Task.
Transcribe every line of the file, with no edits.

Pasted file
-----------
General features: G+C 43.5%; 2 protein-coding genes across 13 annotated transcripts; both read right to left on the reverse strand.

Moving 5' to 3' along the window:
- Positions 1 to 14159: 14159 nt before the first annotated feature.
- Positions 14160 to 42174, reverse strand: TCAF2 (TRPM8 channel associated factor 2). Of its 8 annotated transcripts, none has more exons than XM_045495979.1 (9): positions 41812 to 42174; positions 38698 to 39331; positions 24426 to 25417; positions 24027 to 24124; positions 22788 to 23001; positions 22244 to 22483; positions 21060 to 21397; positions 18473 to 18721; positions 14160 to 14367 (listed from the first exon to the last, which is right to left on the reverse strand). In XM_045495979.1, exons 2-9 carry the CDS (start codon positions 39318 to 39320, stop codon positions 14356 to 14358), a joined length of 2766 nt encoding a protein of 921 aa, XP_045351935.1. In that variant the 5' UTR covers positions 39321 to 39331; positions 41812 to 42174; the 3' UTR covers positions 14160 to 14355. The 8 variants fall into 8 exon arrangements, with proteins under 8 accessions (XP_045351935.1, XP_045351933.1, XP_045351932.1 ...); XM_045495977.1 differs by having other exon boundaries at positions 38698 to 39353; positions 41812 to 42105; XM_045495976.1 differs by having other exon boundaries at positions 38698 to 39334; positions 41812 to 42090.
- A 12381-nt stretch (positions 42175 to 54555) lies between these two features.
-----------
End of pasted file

General features: G+C 43.5%; 2 protein-coding genes across 13 annotated transcripts; both read right to left on the reverse strand.

Moving 5' to 3' along the window:
- Positions 1 to 14159: 14159 nt before the first annotated feature.
- Positions 14160 to 42174, reverse strand: TCAF2 (TRPM8 channel associated factor 2). Of its 8 annotated transcripts, none has more exons than XM_045495979.1 (9): positions 41812 to 42174; positions 38698 to 39331; positions 24426 to 25417; positions 24027 to 24124; positions 22788 to 23001; positions 22244 to 22483; positions 21060 to 21397; positions 18473 to 18721; positions 14160 to 14367 (listed from the first exon to the last, which is right to left on the reverse strand). In XM_045495979.1, exons 2-9 carry the CDS (start codon positions 39318 to 39320, stop codon positions 14356 to 14358), a joined length of 2766 nt encoding a protein of 921 aa, XP_045351935.1. In that variant the 5' UTR covers positions 39321 to 39331; positions 41812 to 42174; the 3' UTR covers positions 14160 to 14355. The 8 variants fall into 8 exon arrangements, with proteins under 8 accessions (XP_045351935.1, XP_045351933.1, XP_045351932.1 ...); XM_045495977.1 differs by having other exon boundaries at positions 38698 to 39353; positions 41812 to 42105; XM_045495976.1 differs by having other exon boundaries at positions 38698 to 39334; positions 41812 to 42090.
- A 12381-nt stretch (positions 42175 to 54555) lies between these two features.